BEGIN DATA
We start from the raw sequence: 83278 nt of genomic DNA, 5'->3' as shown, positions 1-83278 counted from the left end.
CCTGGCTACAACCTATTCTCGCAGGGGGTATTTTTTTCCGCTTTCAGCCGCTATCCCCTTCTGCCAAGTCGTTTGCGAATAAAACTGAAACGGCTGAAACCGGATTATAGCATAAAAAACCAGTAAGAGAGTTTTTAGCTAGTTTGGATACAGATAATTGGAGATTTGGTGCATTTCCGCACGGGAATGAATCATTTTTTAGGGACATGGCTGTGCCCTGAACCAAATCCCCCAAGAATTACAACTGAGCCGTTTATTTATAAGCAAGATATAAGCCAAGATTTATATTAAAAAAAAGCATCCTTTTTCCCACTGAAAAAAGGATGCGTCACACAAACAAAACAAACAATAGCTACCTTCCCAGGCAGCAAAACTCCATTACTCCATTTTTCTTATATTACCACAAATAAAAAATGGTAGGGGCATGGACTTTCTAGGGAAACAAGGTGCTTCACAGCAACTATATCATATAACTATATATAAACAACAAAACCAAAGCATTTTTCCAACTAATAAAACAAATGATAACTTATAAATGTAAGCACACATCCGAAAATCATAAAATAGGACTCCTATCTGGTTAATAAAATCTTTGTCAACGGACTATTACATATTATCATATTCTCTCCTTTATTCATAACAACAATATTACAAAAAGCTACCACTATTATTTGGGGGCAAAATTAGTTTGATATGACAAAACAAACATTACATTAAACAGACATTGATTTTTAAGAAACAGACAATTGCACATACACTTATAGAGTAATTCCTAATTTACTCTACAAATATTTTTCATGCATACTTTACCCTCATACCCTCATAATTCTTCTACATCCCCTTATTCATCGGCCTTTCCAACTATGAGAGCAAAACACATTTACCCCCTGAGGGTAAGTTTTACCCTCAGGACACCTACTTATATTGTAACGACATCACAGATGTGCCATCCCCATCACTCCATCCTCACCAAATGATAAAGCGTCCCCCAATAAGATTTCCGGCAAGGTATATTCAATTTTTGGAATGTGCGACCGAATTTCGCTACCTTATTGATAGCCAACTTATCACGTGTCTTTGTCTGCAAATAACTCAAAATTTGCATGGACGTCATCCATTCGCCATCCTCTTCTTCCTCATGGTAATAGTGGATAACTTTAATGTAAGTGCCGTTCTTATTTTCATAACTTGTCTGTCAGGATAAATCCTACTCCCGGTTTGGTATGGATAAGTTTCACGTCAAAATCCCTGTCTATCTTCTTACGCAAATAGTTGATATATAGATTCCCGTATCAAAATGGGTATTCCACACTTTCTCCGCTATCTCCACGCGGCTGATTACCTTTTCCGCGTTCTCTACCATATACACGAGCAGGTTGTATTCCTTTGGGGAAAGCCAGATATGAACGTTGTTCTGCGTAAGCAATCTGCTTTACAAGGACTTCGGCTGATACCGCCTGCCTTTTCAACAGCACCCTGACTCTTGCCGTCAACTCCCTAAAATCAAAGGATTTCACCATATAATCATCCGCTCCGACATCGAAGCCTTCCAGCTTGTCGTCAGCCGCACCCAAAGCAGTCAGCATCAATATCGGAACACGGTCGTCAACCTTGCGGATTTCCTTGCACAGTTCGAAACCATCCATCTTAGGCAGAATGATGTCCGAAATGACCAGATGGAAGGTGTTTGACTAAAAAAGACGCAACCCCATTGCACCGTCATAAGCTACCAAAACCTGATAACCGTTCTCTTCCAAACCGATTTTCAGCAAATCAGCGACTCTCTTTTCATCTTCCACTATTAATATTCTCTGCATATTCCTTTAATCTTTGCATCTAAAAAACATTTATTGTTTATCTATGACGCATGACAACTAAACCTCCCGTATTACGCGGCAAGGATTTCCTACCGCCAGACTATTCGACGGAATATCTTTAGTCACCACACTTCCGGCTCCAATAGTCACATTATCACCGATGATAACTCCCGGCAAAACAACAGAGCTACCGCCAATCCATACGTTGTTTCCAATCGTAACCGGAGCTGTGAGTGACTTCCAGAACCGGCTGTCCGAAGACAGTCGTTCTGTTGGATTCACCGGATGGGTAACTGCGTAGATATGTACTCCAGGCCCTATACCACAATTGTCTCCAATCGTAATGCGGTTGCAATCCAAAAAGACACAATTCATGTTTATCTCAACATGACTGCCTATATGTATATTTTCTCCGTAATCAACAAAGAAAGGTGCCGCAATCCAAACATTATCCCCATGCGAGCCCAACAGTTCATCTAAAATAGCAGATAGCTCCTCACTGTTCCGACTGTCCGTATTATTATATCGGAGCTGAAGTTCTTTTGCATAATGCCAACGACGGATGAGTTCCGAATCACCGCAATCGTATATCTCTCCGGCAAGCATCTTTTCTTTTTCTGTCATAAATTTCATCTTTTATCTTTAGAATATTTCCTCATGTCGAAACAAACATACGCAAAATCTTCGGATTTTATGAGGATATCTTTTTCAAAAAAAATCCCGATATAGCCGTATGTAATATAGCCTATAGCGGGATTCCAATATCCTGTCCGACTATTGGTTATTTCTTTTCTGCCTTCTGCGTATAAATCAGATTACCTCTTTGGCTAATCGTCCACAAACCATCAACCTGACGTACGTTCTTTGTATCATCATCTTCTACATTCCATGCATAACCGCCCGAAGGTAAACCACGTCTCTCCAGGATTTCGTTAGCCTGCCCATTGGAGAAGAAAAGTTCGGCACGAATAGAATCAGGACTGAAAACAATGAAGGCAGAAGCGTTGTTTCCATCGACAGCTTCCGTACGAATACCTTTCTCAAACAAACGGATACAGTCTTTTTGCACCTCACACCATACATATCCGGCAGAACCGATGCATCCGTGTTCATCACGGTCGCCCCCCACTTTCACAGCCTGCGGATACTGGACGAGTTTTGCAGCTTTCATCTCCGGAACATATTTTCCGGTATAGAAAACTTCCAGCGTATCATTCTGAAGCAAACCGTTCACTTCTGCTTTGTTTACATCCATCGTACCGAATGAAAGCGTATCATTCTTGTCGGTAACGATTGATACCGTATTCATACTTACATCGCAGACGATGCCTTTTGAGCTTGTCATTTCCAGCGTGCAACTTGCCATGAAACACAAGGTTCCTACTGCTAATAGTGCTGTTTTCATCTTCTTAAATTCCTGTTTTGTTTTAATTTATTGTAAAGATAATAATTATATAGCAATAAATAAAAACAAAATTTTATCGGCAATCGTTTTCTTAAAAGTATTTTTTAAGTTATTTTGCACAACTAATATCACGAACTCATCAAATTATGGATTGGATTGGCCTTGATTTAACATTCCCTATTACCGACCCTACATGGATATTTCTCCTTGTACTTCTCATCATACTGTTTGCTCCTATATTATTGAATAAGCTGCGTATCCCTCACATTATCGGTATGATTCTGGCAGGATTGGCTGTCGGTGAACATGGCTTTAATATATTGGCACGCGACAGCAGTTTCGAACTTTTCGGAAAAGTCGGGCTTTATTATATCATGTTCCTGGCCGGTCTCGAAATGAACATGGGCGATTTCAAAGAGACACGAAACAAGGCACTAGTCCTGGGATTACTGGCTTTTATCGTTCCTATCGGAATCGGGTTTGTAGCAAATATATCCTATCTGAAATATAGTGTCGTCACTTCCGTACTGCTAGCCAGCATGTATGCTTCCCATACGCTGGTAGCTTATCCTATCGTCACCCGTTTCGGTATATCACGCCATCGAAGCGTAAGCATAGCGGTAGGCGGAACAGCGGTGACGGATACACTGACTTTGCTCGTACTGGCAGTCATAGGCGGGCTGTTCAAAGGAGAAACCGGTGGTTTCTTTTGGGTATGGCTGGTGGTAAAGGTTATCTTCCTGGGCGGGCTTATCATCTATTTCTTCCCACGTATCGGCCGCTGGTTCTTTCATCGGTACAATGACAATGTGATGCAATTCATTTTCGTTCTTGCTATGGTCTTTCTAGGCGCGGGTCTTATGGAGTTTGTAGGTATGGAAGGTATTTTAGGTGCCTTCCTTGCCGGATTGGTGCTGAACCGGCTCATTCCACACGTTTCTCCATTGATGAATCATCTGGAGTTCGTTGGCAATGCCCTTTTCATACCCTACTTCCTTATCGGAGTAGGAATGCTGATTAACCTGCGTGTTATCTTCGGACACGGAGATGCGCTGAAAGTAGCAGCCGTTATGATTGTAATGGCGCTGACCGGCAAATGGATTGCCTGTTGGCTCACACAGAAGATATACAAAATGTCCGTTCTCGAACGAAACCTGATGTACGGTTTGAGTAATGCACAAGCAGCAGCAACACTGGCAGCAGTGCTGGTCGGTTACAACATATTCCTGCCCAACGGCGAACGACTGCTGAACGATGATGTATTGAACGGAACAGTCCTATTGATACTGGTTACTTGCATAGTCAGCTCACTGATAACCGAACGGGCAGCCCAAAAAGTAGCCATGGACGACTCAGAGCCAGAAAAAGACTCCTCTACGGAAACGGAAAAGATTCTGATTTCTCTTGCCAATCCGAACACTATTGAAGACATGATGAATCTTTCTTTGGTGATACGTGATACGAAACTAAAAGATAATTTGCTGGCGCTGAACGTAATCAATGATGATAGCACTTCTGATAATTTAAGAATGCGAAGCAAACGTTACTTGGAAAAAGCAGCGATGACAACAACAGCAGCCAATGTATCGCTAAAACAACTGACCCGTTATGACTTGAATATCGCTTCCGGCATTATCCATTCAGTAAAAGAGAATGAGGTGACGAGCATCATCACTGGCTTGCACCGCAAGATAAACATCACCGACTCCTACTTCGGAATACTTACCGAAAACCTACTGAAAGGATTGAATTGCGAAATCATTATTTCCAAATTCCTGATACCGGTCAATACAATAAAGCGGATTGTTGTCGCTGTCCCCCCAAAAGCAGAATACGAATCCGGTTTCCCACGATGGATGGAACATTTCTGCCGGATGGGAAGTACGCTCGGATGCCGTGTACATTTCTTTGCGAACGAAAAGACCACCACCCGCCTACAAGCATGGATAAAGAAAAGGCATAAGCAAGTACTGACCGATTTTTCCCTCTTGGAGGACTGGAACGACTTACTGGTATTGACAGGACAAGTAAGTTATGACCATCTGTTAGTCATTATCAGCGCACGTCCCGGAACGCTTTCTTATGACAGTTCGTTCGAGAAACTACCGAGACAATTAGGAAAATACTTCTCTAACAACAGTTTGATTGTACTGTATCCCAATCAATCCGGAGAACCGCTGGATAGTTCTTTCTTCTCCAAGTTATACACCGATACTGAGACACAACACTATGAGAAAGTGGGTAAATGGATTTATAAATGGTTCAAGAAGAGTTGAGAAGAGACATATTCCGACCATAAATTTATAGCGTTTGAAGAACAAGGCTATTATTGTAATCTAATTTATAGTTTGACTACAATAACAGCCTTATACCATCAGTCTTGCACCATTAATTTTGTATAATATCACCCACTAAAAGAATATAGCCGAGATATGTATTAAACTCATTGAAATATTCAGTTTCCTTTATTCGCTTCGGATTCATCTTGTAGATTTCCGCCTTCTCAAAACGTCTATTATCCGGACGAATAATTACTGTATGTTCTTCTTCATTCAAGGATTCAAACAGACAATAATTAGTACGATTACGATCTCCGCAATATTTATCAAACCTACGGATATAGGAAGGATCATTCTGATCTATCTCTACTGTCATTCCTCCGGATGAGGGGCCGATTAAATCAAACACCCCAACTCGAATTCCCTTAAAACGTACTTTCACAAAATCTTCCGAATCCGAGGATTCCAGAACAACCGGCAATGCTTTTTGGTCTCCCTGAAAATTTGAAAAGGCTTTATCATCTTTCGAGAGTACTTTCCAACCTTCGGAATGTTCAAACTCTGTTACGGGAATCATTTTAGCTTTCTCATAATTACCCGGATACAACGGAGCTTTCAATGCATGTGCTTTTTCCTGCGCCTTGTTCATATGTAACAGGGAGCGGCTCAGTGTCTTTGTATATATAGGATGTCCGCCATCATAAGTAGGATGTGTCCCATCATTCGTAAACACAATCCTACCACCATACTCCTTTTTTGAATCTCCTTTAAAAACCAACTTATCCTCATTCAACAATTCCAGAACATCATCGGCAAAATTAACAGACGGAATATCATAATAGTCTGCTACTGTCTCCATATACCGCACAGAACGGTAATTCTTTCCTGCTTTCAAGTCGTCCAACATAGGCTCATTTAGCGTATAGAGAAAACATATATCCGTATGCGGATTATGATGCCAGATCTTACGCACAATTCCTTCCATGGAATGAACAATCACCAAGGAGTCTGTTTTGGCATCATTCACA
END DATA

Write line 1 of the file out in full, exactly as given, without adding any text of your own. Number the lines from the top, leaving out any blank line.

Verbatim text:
We start from the raw sequence: 83278 nt of genomic DNA, 5'->3' as shown, positions 1-83278 counted from the left end.